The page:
French Republic and Nazi Dictatorship

More than a month after activist Marie-Noëlle Gues passed away, we would like to honour her memory by uploading two chapters of a book some parts of which she had read, and which will inform many on the reasons why she insisted on calling any person directly or indirectly linked to the deportation and detention system, a fascist or a collabo.

That book is They thought they were free. It doesn’t exist in French, and that may not be surprising. Less than ten years after the end of World War II, an American journalist of German ancestry, Milton Mayer, travels to Germany. He settles in the small town of Kronenberg, and attempts to understand how people who are presumably deeply religious and conservative, or who share such background, could have joined such a movement.

Although Marie-Noëlle always repudiated the socialism in the term Nazism, always indicating that Nazism was a destruction tool of the workers movement, and therefore, an enemy, the Nazi regime worked for a great part of the population. The part alongside which the Jewish author of the book lived, without revealing his religion, and tried to understand through numerous conversations he recorded. After reading this book, it is undeniable that Nazism has helped a great deal of people, that it created a great deal of jobs, that it organized social activities for people.

So then, are we Nazis? No. That was the face of the regime reserved to the ‘good’ Germans, as opposed to the Communists, the Catholics, the homosexuals, and the Jews. That is well known. There really were two Germany’s, two realities in a single country. And the last resort, the basic decency of the population, who, even convinced by Nazism, would never consider the mass murder of the Jews, was inactive. Apathy, indifference, self-deception, and fear reigned supreme.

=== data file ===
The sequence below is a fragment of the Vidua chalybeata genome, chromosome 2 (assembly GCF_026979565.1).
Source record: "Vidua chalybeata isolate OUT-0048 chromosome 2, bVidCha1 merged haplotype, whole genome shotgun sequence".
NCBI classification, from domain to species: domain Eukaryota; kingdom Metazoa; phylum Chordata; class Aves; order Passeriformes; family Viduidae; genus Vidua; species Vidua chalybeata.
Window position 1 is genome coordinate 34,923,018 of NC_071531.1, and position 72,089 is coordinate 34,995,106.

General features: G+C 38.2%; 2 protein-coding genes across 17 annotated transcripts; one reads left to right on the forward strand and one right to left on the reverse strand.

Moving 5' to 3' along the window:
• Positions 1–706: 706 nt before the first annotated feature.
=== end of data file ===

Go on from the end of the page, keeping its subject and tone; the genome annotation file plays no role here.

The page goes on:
War put an end to the will to revolt. Who wants to overthrow the government in the middle of a war? The genocidal program could be launched because Nazis knew people would not oppose it under those circumstances, that the last counter-weight would not rise up in outrage to overthrow them. We must stop saying that war stopped the Nazis from killing the Jews. Exactly the opposite took place.

Today in France, any allusion to that past is swept aside, rejected. However, we wish to remind you that Germany was a Democracy, before she was a Dictatorship. That there was a strong culture of obedience in that efficient democracy, and it is this culture of verticalism, which will not hear this or that, that Vichy wanted to implement, and that has been preserved, and that we find this very day, at all governmental levels, and in all the nooks and crannies of the French police. Without that spirit of obedience, the Republic falls apart and the people is freed, once again a master unto itself, tolerating the intolerable no more. That obviously cannot be allowed to happen.

We lock millions of people up, we deprive them of their liberty for the most ridiculous of reasons. In the case of borders, it is because you need to consult Immigration Minister Guéant before setting the first toe on the sacred soil of Eternal France. If we can lock them up, what stops us from killing them? What matters is the potential, not the will, good or bad, of the people in power. Power may be hijacked by a band with murderous objectives, as it has been under the Nazi regime, and gradually grow more and more, without the people realizing it.

We think you have the duty to read those chapters, and spread them everywhere. And we ask of you: what are you doing? Where are you? We don’t see you anywhere. You go from your house to your work to your house, sometimes dropping by at the bar, and then immediately returning home. The last counter-weight, the true counter-weight, is all of us. And without our vigilance, without our resistance, power will take liberties with our liberties, and crush more and more innocents for crazier and crazier reasons.

http://pdfcast.org/download/what-would-you-have-done.pdf

http://pdfcast.org/download/but-then-it-was-too-late.pdf

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